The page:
The evening went slowly downhill from there. For one thing, nearly everyone at the table, being north siders, were Cubs fans. I, being from the south side, was the lone White Sox fan. This put me on the wrong side of most of the conversation at the table. Then, twenty minutes after my arrival, Hope decided that she wasn't feeling well and left for home just before the band started playing. Needless to say, when the music started, everyone but me got up to dance. I sat and watched for a couple of minutes, trying to think of a good way to excuse myself. I glanced at my watch, and saw that it was only quarter to nine. I figured, if the buses were running good, I could make it to Huey's by ten, maybe ten-thirty. I decided to go out and have a cigarette, then come back in and make my excuses.

I went outside and lit a cigarette, and found a place to sit along a low wall near some bushes. It was a nice night, cool and a little breezy, but clear so that I could see the stars. A jet flew overhead, probably on its way to O'Hare, which I knew was only a few miles away. I wondered where it was coming from. I put out my cigarette and stood up to go back inside.

"There you are!" a cheerful voice called out to me. "I figured I'd find you here." Kate was approaching.

"Hey, what's going on?" I asked nonchalantly.

"Nothing. Just figured I'd come out for a cigarette. They don't allow smoking in there and my crowd doesn't really like it, anyway." She pulled out a cigarette, and I lit it for her, and lit one for myself. "Thanks, Tony. Listen, I'm sorry..."

"For what?" I asked. I knew, but I wanted to hear her say it.

"Oh, that this evening turned into such a disaster."

"It wasn't a disaster. Not much of one, anyway. Hey, I got to see you, and I got to meet your boyfriend..."

"Could I talk to you about that for a minute?"

"Sure."

She took me by the hand and led me around to the back of the building. There was a bench there in a small garden. She sat down and motioned for me to sit next to her. "Tony, I think I might have given you the wrong impression on Monday. Did you think that I was going to be your date this evening?"

"Well, yeah. I mean, you asked me to come, I naturally assumed that you were asking me to be here for you."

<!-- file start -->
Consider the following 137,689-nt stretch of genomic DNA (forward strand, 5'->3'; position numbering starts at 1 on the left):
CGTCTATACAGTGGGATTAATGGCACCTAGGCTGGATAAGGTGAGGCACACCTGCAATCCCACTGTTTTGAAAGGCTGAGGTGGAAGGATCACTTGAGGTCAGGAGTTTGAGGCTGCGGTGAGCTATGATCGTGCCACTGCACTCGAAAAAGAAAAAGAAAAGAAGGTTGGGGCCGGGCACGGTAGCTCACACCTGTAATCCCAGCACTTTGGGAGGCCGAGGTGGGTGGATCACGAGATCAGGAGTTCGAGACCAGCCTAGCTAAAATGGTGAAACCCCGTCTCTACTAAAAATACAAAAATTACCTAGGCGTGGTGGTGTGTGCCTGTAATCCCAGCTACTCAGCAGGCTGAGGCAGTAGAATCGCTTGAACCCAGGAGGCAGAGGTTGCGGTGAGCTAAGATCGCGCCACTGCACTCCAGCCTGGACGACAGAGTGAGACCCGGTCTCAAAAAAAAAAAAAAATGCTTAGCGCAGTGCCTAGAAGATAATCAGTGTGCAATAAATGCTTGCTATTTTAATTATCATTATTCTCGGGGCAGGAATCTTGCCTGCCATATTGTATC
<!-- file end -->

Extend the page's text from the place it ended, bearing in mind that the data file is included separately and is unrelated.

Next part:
"You knew I had a boyfriend, didn't you?"

"I asked you out once, you said you had a boyfriend, I didn't pursue it any further. I guess when you asked me here tonight, I assumed that you two had broken up, or he was busy or something, and you didn't want to go to this thing alone. I don't know what I was thinking. You don't normally talk about him. It's OK."

"No, it's not OK. I should have been clearer with you. You're too nice of a guy to treat like that." She sat back and sighed.

"Your friend was a real sweetheart. I'm kind of sorry that I didn't get a chance to get to know her better."

"See, that was the idea. I was trying to fix the two of you up together. I mean, she just broke up with her boyfriend and was really bummed by it."

I wanted to smack her in the head when she said that. She probably hadn't told her friend that I was coming. I didn't say anything, just shook my head and smiled.

"Listen, I feel bad for dragging you all the way out here and doing this to you. I want to make it up to you somehow. You want me to give you a ride home?"

"Tell you what. Buy me lunch tomorrow, and we'll call it even."

She smiled. "It's a deal."

We sat and had another cigarette together, then I walked her back to the dance. "See you tomorrow, OK?" I said.

She put her arms around my neck and kissed me on the cheek. "OK! Don't be late, all right?"

"I won't." I waved to her as she went back inside, then I went out to the bus stop. A bus came right away. Well, there was one thing that went right.



Nothing Makes Sense